Not the moss-gathering type

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I have this fantasy, of moving to a place, and buying (or even building) a house, and staying there forever. There would be a garden, and fruit trees, and chickens, and I could make whatever decorating changes I wanted because I would never want to sell the place, so who cares about resale value, because it’s mine forever, until I die and it belongs to my children. I want to be established, to live in a place for a long long time, and know people, and have a groove where I fit because I’m slowly dug it out, Grand Canyon-style. You’d think this would stem from a childhood spent moving all the time, but in fact I’m no stranger to immobility. I went to the same school for eight years (woo combination middle and high school!), and  I’ve lived in the same house since I was a baby (with the exception of four years of college).

I used to think moving house seemed really exciting, and my dollhouse people moved in and out of their houses on a weekly basis, but my solid home base stopped seeming that way around high school, when I realized I do not want to live in Buffalo forever. I love my parents’ house, and I love Buffalo, and when I lived somewhere else it was always very exciting to come back, but that isn’t what I’m talking about when I say I want to put down roots somewhere and never leave. There’s nothing wrong with staying in your hometown forever, but I also want to explore, so I’m a little conflicted on the issue. I want to see the world, but I also want to settle down, and the first desire really messes with the latter.

One of the (many, many) things I felt insecure about in college was the fact that I didn’t have much history with anything, or anyone. I didn’t stick with the same group of friends, or the same team, or even the same school, and I always felt a little jealous of people who had been in the same place with the same people doing the same thing for four years (the new theme of my blog is Caroline is Jealous). Instead, I had a lot of different experiences, sort of like getting the tasting menu instead of having a big burger, and I think it worked out just fine, but it’s only made my settling down fantasy stronger. I figured that grad school would hold all the answers, because graduate degrees take a long time.  I would go to school, and after four or so more years of education I would be so fond of the place I would just stay there forever, which would be possible, because nurses can pretty much do that, unlike academics, who spend even more time living in places where they won’t end up because those jobs are much harder to come by. Except of course things don’t work out that way.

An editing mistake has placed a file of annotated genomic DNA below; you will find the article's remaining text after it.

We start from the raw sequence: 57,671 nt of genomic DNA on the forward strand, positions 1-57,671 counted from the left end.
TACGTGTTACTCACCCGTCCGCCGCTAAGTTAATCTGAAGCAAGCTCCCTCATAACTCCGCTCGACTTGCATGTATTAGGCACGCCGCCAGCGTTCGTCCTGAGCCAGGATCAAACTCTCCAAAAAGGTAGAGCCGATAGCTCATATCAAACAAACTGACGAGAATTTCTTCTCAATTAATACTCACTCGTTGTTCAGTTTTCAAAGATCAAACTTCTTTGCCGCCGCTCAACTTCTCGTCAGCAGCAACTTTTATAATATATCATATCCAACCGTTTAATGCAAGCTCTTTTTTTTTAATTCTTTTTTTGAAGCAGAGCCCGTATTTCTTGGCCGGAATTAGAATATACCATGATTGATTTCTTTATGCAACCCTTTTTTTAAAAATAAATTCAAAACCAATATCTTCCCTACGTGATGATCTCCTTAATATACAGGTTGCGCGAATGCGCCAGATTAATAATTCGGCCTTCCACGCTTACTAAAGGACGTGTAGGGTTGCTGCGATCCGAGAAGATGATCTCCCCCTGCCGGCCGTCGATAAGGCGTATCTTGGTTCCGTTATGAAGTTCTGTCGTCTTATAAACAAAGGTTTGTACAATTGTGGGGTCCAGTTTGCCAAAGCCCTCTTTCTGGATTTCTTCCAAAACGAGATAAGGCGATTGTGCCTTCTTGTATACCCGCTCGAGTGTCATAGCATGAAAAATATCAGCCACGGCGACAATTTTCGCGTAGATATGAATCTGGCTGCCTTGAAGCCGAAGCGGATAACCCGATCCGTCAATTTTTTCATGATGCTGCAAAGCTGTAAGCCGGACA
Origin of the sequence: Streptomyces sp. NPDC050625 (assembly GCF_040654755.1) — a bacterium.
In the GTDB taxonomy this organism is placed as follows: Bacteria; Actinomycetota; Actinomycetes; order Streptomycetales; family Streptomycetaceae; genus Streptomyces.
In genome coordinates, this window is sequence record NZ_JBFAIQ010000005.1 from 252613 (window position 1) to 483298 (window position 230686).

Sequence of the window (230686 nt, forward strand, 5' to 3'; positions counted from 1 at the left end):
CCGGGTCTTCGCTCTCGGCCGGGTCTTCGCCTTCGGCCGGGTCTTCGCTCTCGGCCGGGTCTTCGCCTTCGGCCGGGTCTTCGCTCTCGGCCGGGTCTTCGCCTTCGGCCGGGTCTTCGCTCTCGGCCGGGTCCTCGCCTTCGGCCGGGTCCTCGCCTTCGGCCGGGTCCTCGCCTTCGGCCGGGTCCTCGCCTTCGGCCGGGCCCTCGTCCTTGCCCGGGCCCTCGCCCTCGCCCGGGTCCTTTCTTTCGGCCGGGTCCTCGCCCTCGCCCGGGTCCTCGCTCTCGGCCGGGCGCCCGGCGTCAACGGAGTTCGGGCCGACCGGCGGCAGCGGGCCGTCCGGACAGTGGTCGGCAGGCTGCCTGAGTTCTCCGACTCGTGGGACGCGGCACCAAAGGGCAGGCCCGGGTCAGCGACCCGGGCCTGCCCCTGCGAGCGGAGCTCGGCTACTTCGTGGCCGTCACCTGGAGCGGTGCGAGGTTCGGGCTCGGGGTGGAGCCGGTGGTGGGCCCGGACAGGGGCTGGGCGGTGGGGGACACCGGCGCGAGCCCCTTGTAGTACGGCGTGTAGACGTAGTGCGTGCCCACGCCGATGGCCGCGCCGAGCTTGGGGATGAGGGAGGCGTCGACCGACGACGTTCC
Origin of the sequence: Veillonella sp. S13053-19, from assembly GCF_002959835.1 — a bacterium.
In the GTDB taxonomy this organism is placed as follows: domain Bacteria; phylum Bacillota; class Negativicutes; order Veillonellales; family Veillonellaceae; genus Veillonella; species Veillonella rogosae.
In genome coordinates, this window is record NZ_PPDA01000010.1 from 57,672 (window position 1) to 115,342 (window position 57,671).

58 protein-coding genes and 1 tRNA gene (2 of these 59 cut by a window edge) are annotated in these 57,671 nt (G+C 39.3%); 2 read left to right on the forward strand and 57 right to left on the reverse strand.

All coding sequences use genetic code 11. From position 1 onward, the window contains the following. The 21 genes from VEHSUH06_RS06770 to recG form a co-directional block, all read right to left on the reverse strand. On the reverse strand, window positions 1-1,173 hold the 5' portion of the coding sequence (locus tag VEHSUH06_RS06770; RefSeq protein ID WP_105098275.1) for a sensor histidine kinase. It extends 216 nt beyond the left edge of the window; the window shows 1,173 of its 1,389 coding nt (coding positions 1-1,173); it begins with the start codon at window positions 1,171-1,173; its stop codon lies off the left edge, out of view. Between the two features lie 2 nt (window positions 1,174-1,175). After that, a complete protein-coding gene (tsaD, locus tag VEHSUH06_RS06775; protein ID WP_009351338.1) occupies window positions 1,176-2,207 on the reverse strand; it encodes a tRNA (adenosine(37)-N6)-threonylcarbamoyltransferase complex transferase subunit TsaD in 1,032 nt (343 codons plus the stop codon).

I felt sort of rejected when I didn’t get into the BSM-MSN program at Hopkins. I got into an amazing program, and I’m super super lucky, and grateful, and terrified by the prestige, but I felt a little slighted. It seemed like they didn’t want me to get too attached, and I was on probation until I showed them that I deserved to be a midwife. I felt unloved (by a school I don’t even go to yet, which should be a good bench mark for my crazy) and unworthy. I wondered if it was a sign that I should let go of midwifery, and just be a nurse, at least for a few years. And then, out of my gloom, a little voice whispered to me that this just meant I didn’t have to commit to Hopkins and Baltimore, that I could go anywhere, and do anything, and armed with a nursing degree from one of the best schools in the world, it wouldn’t just be a pipe dream.

In roughly fifteen months, I’ll graduate from Johns Hopkins with my BSN. Maybe I’ll stay, and get my Masters there, maybe I’ll end up somewhere else entirely. Right now, it’s impossible to know. For now, it makes me feel like Vianne Rocher, from Chocolat, just following the wind until I meet my version of Johnny Depp with an Irish accent, and we plant that garden.

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